The report, now in its 15th year, looks at tech employment, wages, and other key economic factors nationally and state-by-state.
California’s growth was led by such industry sectors as computer systems design (+9,600) and R&D and testing labs (+4,600).
California continued to lead the nation by most tech industry metrics, including employment, wages, payroll, and establishments. The state’s tech workers had the nation’s highest annual average wage at $123,900, which is 131 percent more than the state’s average private sector wage of $53,600.
“California remains a critical state for the technology industry,” says Matthew Kazmierczak, vice president of TechAmerica Foundation and author of the report.
He says the tech industry employs some 7.8 percent of California’s private sector workforce.
Nationally, the U.S. tech industry added 67,400 net jobs in 2012, for a total of 5.95 million workers, growing at 1.1 percent, and representing 5.4 percent of the entire private sector workforce. Overall, the average U.S. tech wage was $93,800 compared to $47,700 for the average private sector worker.
The report is based data from the U.S. Bureau of Labor Statistics.
http://www.centralvalleybusinesstimes.com/sto...
Enjoy it while it lasts. Nebraska is catching up.

Since: Dec 10

Perth, Australia

#107459 May 14, 2013
GunShow1 wrote:
<quoted text>
Here's an old cliche for you, troll:
"Sir, may not human institutions, made by the best wisdom of man for human preservation, receive the light of illustration from institutions established for the same beneficent purpose, by the ordinances of the Diety himself? "The Judge of all the earth" has expounded the laws of the Eternal, so that his prohibition against "shedding man's blood" does aid, not abrogate, his own paramount law of self-preservation, but, in effect, place a weapon in each man's hands to shed that blood in his own defence. Who, then, will, or can deny, to a whole people, united and embodied in the persons of their representatives, under that great institution, their political law--that constitution which makes them a nation, and forms their representatives into a sovereignty--who, I say, dares deny to that sovereignty the same rights of self-defence which appertain, not only to every individual of that nation, but also to every animated being throughout the universe!..."
"[Pages 2971-72]... France has drenched the streets of her own beloved Paris in blood, to secure "freedom of the press." The type, sir, the type must pioneer the sword in the march of freedom. The voice of eloquence may startle the oppressed from his slumber of ages--it may shake the tyrant on his throne of a hundred descents, if they may be found within the compass of its mighty volume; but the more efficient powers of the press may spread out the printed roll of human rights before every human eye. Dare we, sir, dare we snatch that printed roll from the hand of the American people; and that, too, when it is fraught with our own doings touching their own concernments, entrusted by them in our management, but to their use and for their benefit?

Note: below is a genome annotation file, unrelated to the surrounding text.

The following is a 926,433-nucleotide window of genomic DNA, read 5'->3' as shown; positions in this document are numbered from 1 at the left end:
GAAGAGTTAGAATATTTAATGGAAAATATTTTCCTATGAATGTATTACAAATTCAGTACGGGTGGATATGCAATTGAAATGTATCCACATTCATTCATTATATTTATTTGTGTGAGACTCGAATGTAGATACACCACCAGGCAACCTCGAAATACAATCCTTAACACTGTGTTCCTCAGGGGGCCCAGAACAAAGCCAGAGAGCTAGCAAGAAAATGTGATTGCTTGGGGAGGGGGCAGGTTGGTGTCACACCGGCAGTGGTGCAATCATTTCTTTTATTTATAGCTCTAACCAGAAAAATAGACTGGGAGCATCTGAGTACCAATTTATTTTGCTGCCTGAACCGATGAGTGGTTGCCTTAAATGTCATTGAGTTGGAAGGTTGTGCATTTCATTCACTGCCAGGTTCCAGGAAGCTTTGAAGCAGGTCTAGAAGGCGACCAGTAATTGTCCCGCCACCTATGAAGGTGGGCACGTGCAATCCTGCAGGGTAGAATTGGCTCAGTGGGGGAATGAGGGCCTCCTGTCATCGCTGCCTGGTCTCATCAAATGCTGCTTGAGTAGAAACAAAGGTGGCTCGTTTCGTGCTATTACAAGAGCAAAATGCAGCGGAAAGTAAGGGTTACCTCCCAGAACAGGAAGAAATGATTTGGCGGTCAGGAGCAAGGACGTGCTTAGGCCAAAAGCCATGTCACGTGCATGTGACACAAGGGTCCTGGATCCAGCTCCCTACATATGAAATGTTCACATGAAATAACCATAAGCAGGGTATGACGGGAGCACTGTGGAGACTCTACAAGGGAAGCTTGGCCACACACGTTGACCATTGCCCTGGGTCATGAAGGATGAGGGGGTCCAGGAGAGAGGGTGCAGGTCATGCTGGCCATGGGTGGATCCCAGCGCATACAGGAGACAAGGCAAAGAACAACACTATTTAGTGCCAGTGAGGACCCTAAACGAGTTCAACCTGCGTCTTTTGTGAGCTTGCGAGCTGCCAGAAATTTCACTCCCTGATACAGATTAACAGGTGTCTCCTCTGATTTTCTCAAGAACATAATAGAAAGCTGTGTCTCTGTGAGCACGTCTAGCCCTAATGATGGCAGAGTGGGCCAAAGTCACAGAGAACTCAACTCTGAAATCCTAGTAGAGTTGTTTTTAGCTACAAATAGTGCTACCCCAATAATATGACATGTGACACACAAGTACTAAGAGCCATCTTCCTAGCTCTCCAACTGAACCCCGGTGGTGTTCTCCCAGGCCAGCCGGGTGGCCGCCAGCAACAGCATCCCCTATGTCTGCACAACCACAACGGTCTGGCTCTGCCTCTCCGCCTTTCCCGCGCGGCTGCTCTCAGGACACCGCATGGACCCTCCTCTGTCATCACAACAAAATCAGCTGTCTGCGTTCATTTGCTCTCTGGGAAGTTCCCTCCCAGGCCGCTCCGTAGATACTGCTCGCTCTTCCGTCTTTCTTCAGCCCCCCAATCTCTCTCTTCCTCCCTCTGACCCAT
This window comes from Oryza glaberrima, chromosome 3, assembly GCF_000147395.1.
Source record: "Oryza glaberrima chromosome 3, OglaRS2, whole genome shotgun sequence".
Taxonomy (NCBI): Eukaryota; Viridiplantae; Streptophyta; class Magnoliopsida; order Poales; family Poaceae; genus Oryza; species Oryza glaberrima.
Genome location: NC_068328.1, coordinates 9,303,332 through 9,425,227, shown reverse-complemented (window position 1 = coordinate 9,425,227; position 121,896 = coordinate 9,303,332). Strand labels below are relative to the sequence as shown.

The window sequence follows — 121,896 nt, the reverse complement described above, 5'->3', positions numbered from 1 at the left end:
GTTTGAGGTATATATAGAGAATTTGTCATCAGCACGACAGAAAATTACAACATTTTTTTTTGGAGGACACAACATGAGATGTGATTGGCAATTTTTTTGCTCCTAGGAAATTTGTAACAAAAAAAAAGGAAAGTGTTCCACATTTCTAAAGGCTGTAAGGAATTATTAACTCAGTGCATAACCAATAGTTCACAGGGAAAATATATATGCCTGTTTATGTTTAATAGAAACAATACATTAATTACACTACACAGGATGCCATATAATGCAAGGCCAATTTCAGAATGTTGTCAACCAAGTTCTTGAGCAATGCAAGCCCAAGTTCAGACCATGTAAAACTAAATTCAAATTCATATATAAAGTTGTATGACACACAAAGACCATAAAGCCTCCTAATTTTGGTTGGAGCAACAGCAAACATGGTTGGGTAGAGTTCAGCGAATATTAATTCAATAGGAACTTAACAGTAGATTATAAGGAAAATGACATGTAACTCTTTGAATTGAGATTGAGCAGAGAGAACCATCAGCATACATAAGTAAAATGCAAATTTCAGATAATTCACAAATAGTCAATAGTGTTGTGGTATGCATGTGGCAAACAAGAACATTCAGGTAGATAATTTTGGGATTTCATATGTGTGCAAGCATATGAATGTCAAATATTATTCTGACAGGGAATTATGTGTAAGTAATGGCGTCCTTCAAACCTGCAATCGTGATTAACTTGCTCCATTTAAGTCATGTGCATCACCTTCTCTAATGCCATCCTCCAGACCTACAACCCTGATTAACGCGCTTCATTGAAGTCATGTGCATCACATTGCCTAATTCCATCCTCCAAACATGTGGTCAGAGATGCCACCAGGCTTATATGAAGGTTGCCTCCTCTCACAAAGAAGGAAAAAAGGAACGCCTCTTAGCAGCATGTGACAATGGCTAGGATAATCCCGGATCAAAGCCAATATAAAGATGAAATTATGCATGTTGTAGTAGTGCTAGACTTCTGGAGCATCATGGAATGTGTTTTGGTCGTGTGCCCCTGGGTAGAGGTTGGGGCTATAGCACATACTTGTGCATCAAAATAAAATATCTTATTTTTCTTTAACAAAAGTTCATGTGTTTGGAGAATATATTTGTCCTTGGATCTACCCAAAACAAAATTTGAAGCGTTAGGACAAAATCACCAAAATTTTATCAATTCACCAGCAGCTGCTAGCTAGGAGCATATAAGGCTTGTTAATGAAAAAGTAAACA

"Sir, I do not recollect any thing material, said by the learned advocate, which now remains unanswered: for I pass over, as utterly unworthy of any reply, the allegation that the deed of daring done by the respondent was done by him because a certain letter was not answered by the gentleman from Ohio; not because words were spoken, or because words were printed, but because words were not written; not for a wrong done, but for not doing a wrong. Equally unworthy of notice is the poor evasion which labored to censure the gentleman from Ohio for carrying arms to secure his own personal safety. The bravo--the ruffian--may fill his belt with pistols, and his bosom with dirk-knives, and threaten violence to peaceable citizens, and do all this with perfect impunity; but if such citizens take to themselves weapons for purposes of self-defence--the only lawful cause for which men may ever wear such weapons--they are, as it is said, guilty of provoking aggression, and justly liable to punishment for any violation of the public peace, committed by any assault made on their own person."--Mr. Trisam Burges, Representative of Rhode Island, May 11, 1832.[Debates in Congress. Part III. of Vol. VIII. Register of Debates in Congress, Comprising The Leading Debates And Incidents Of The First Sssion of the Twenty-Second Congree: Together With An Appendix, Containing Important State Papers and Public Documents, and the Laws Enacted During The Session; With a Copius Index to the whole. Volume VIII. Washington: Printed and Published by Gales & Seaton. 1838.]
http://gunshowonthenet.blogspot.com/2013/05/t...
Get help!
downhill246

Boca Raton, FL

#107460 May 14, 2013
spocko wrote:
<quoted text>
Perhaps that is why CA is 8th largest economy in world - ye brainless moron!!


California's economy is the 12th largest economy in the world (2012)

http://en.wikipedia.org/wiki/Economy_of_Calif...
spocko

Oakland, CA

#107462 May 14, 2013
downhill246 wrote:
<quoted text>
California's economy is the 12th largest economy in the world (2012)